Strategy Session: Say "When"
The "When" question is one of the most important in planning and executing successful direct mail programs. Only, there are a handful of "When" questions, not just one.
When Am I Mailing Too Much?
Actually, this question needs to be broken down into two questions: "When am I mailing to too many people?" versus "When am I mailing too many times to the same people?" Given a budget that allows a particular number of pieces, I'd much rather mail to a more defined prospect universe twice than to a wider universe once.
In either case, you're mailing too much when response starts dropping below acceptable limits. In magazine renewals, you keep mailing efforts as long as you get more response than you would from new business efforts. In the catalog/retail arena, you may want to keep mailing even though you're not getting acceptable response in the mail or on the phone. Your catalog probably is driving more people online or to your stores than you can
The word among mortgage lenders is that they do better when they keep mail quantities up. In this case, direct mail may be serving an awareness/ branding function in addition to its usual roles.
Sometimes nonprofits feel they are mailing too much to their donors. However, when donors are surveyed, the number of pieces they estimate receiving is always below what they actually receive. This indicates saturation has not yet been reached.
When Can I Cut Some of My Direct Mail Budget and Substitute E-mail?
In prospecting, you don't want to replace direct mail with e-mail efforts unless you've built your own opt-in e-mail database. In most cases, the math just doesn't work, even with the better e-mail lists available for rental. Even with your own e-mail base, you cannot depend on the e-mail being seen or read. Direct marketing consultant Ernan Roman, in talking about a study done for IBM, said that the consensus among IT directors/managers is, "If you have something important to tell me, mail it to me, don't e-mail it."
Instead of substituting e-mail, you may, however, want to cut your direct mail and put some of the money into online promotionboth advertising and search engine optimization. That gets to prospects WHEN they're ready to research, evaluate, buy, etc. From what I'm hearing, in lead generation situations, these online expenditures not only cut lead costs, but produce conversions that are just slightly below direct mail.
With customers, you can cut direct mail quantities and save money without losing any revenue. Catalogers, for example, are beginning to cut the lower deciles from direct mail schedules and switch to e-mail with very positive bottom-line results. In the magazine arena, B-to-B publishers especially are able to use e-mail instead of direct mail to secure renewals; however, many simply are adding e-mail to their normal mail renewal series for extra results.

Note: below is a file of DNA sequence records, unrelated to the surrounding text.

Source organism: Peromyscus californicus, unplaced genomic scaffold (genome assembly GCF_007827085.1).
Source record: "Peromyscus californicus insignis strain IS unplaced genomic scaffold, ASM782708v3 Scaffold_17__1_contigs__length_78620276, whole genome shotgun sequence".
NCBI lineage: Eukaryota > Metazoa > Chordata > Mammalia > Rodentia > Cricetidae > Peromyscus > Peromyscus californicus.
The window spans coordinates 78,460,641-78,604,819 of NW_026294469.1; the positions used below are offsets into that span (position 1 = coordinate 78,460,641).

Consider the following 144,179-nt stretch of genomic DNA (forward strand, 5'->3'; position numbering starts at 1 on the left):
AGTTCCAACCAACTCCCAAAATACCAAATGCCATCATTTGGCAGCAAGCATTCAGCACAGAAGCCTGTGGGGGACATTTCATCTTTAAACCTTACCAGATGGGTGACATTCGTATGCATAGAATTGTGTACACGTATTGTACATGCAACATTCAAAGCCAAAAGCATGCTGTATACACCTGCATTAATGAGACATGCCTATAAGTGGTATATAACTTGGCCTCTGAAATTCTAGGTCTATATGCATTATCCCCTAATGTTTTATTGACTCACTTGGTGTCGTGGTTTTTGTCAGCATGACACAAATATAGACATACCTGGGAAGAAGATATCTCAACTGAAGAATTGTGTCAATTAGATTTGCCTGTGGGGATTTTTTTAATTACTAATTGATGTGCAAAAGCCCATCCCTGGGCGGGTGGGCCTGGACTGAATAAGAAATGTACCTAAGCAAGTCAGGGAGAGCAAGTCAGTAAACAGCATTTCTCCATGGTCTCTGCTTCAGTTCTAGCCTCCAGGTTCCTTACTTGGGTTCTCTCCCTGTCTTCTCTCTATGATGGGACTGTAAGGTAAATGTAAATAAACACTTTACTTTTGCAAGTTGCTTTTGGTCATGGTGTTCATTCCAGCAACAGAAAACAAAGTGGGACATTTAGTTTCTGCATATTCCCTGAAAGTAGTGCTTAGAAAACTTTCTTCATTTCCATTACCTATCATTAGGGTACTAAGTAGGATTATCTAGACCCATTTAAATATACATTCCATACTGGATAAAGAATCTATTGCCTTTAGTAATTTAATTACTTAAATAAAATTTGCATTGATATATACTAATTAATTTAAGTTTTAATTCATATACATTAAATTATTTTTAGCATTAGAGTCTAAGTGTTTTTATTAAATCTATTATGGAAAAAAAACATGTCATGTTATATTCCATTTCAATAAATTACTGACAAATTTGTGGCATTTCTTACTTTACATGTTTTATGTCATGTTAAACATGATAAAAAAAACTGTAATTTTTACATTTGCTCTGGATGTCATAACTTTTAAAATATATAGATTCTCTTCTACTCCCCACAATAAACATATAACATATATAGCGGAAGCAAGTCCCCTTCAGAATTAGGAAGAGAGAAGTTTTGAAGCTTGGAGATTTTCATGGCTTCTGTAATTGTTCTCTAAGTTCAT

Why Should I Use Direct Mail at All if I Don't Know the "When"?
Let's say you are trying to generate leads for a copier manufacturer. If prospects have copiers that are working well, when the mail piece arrives, they may tend to throw it away. However, if you put some kind of "keeper" in the mailingsuch as a magnet or mini-calendarwhen their copiers go on the fritz, they will call you. Also, as indicated above, if you mail to the same defined group a second time, you will catch the eye of those who have become unhappy with their copiers since the first mailing.
Direct mail has, of course, a greater ability to educate and differentiate than other ways of communicating with prospects. It also has a tangibility asset. Prospects actually may file pieces, particularly response forms, away. That's why I've seen completed forms come back up to two years after they were originally mailed.
When in the Year, Month, Week Should I Mail?
Decades ago, list firm The Kleid Co. established seasonality patterns by category of mailer. These were based not on differences in response, but by how many pieces went out in a particular month. Many of these patterns still hold. Fundraisers, for example, do very well mailing in November and early December, while almost no one else does. But all mailers need to do their own seasonality testing. This may come down to testing weeks, not just months.
For example, a company selling renter's insurance found that January prospect mailings would index 150, February mailings 120, April mailings
90, September mailings 120, October mailings 90 and November mailings 80. What's more, mailings that arrived slightly before Social Security checks were deposited by prospects did significantly better than mailings arriving a week or two after checks were deposited.
Looking at the above, a key question is "Why wouldn't you load up all your mail into January?" The answer is that you would have to mail too deep and response would drop significantly.
Here's another insurance examplethis one in the health care arena. If you're marketing a Medicare supplement, when should your first mailing to prospects be? Ten months before they turn 65, or will six months pull better? When should the follow-up mailings take place? You don't guess at the answers; you
engage in serious testing.
Indeed, all four "When" questions need to be tested and carefully tracked.
Lee Marc Stein is an internationally known direct marketing consultant and copywriter. He has extensive experience in circulation, insurance and financial services, high-tech, and B-to-B marketing. He works with direct response agencies in addition to having his own clients. Read more of Stein's articles at www.leemarcstein.com.